Animal collective: where to cruise for wildlife
As anyone lucky enough to have been to the Galapagos Islands will tell you: the wildlife somewhat steals the show. The archipelago is home to a vast number of endemic species, which are both plentiful and, for the most part, unafraid of humans, giving passengers the chance to get up close and personal. It’s one of many regions cruise ships visit where the wildlife proves a considerable lure.
It’s the reason why wildlife enthusiasts make up a large contingent on most expedition and adventure cruises; indeed, there are entire itineraries geared towards animal spotting. And, what’s increasingly common, is the inclusion of experts on board, meaning guests aren’t just seeing the animals for the first time, they’re learning about them, too. Celebrity Cruises, for example, had Brent Nixon, the esteemed naturalist, sailing on some Celebrity Solstice cruises to Alaska last year. In the case of the Galapagos, it’s something that’s crucial. As one of the most biodiverse regions in the world, there’s an enormous amount to learn.
Unsurprisingly, passengers are keen to capture these magnificent sights, too, and you’ll find plenty of budding photographers on board. Lindblad and Silversea Expeditions even have cruises geared around wildlife photography, promising on board lectures and workshops led by experts, with a professional photographer joining passengers on photo walks.
So, here are some of the wild beasts your customers can aim their cameras at.
Svalbard (polar); Alaska (brown, black, grizzly)
Home to 98 percent of the US bear population, Alaska as much about wildlife, as it is about dramatic scenery. Chichagof Island has the highest concentration of bears per square mile anywhere on earth and is near Icy Strait Point, where the likes of Celebrity Cruises and Princess Cruises dock. Given grizzlies can weigh up to 364 kilograms and can reach three metres tall when stood on their hind legs, they’re best observed from afar. In Svalbard, the Norwegian archipelago, passengers also have the chance to see the polar bear, that most elusive and majestic of beasts, during the summer months when the melted ice means cruise ships can approach.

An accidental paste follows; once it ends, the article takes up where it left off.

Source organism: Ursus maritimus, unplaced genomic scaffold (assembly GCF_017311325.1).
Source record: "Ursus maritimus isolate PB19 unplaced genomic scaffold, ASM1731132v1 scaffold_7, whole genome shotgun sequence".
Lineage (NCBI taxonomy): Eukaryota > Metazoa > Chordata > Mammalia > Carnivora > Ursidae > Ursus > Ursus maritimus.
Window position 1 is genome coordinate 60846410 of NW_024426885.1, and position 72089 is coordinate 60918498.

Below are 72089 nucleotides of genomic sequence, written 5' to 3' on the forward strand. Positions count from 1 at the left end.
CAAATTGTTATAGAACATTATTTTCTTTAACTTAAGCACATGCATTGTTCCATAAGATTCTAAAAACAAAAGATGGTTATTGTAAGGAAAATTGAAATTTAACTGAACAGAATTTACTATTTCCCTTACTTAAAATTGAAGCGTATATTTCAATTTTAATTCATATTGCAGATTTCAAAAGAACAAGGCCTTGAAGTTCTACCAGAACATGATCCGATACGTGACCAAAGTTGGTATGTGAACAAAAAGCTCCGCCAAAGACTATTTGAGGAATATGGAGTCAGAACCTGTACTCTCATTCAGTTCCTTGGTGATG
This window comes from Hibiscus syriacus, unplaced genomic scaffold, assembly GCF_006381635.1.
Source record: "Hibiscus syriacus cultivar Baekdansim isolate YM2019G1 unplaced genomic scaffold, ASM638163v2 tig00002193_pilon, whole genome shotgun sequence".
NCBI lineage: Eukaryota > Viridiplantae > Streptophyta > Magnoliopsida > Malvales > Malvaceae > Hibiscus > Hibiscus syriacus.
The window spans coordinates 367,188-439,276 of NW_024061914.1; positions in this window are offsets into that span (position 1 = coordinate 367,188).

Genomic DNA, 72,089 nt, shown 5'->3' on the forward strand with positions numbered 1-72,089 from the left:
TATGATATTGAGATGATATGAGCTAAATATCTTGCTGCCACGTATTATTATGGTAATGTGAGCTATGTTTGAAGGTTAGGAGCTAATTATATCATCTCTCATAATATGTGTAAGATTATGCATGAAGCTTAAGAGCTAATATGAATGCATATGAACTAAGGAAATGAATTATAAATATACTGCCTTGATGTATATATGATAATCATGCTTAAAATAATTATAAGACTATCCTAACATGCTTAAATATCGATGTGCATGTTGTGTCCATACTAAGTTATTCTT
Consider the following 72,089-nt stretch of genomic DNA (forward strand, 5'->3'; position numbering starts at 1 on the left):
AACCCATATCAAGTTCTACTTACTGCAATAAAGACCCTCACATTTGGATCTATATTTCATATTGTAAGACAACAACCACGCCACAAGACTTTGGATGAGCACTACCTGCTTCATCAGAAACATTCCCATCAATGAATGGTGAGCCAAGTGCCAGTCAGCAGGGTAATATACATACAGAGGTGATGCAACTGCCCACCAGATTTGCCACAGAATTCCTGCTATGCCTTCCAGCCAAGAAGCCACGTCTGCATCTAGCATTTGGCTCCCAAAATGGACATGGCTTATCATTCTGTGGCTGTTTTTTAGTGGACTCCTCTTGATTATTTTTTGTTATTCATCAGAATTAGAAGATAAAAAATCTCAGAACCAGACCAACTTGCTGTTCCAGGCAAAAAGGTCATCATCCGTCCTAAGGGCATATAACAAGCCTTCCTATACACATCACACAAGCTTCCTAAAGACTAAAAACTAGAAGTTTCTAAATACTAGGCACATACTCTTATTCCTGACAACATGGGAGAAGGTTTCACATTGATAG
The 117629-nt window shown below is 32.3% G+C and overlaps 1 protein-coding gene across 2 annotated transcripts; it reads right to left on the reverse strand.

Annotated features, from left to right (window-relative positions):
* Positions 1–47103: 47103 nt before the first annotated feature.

The Galapagos giant tortoise is the world’s largest, with some exceeding 1.5 metres in length and weighing 250 kilograms. They also live an awfully long time with an average age of 100 and the oldest ever hitting 152 years. Considered an endangered species, today, only about 15,000 remain, from hundreds of thousands a few centuries ago. Isabela Island, the largest in the Galapagos archipelago, has more giant tortoises than the rest of the islands put together.
Antarctica and surrounding islands
There are 17 different species of penguin on the continent of Antarctica, making them a crucial part of any expedition cruise to the region. While emperor penguins, whose 70-mile trek to their breeding ground was famously captured in March of the Penguins, live most southerly (and thus are out of the reach of most ships), chinstrap and gentoo penguins breed on the Antarctica Peninsular, where cruises visit. King penguins – the second largest in height after emperors (and almost identical in plumage) – are found on the islands of South Georgia and Falklands, where longer cruises stop.
Marine iguanas, unique to Galapagos Islands, have never won any beauty contests – even Charles Darwin was withering, describing them as the “most disgusting, clumsy lizards”. They’re undeniably gross – they sneeze saltwater out of their nose, which sits on their head like a white wig – but are utterly fascinating: they are the world’s only ocean-going lizard and some bear striking, almost neon colours.
Peruvian and Amazonian rainforest
The tree-dwelling three-toed sloth, found in the forests of Central and South America, is one of many peculiar beasts passengers are likely to catch a glimpse of during a trip to down the Amazon river. The slowest moving mammal on earth (hence the name), sloths often remain in the same tree for years, moving so languidly that algae begins to form on their fur. But guests – particularly the closer to Peru the cruise goes – are spoilt for choice when it comes to wildlife: there are tamarins and squirrel monkeys in the trees, dolphins, catfish and piranhas in the water and blue macaws in the air.
Wildlife photography: ‘Will my iPhone camera do?’
There are plenty of resources available online that you can direct budding photographers to, including the BBC’s excellent discoverwildlife.com. Those hoping to get in-focus wildlife shots should consider buying a DSLR camera, giving them the ability to control shutter speed. Tortoises may take a leisurely approach to life, but iguanas can move fast (up to 20 miles an hour!) – so guests will need a camera that can keep up. Most travel photographers recommend a wide-angle lens for landscapes and a zoom lens for catching critters from a distance.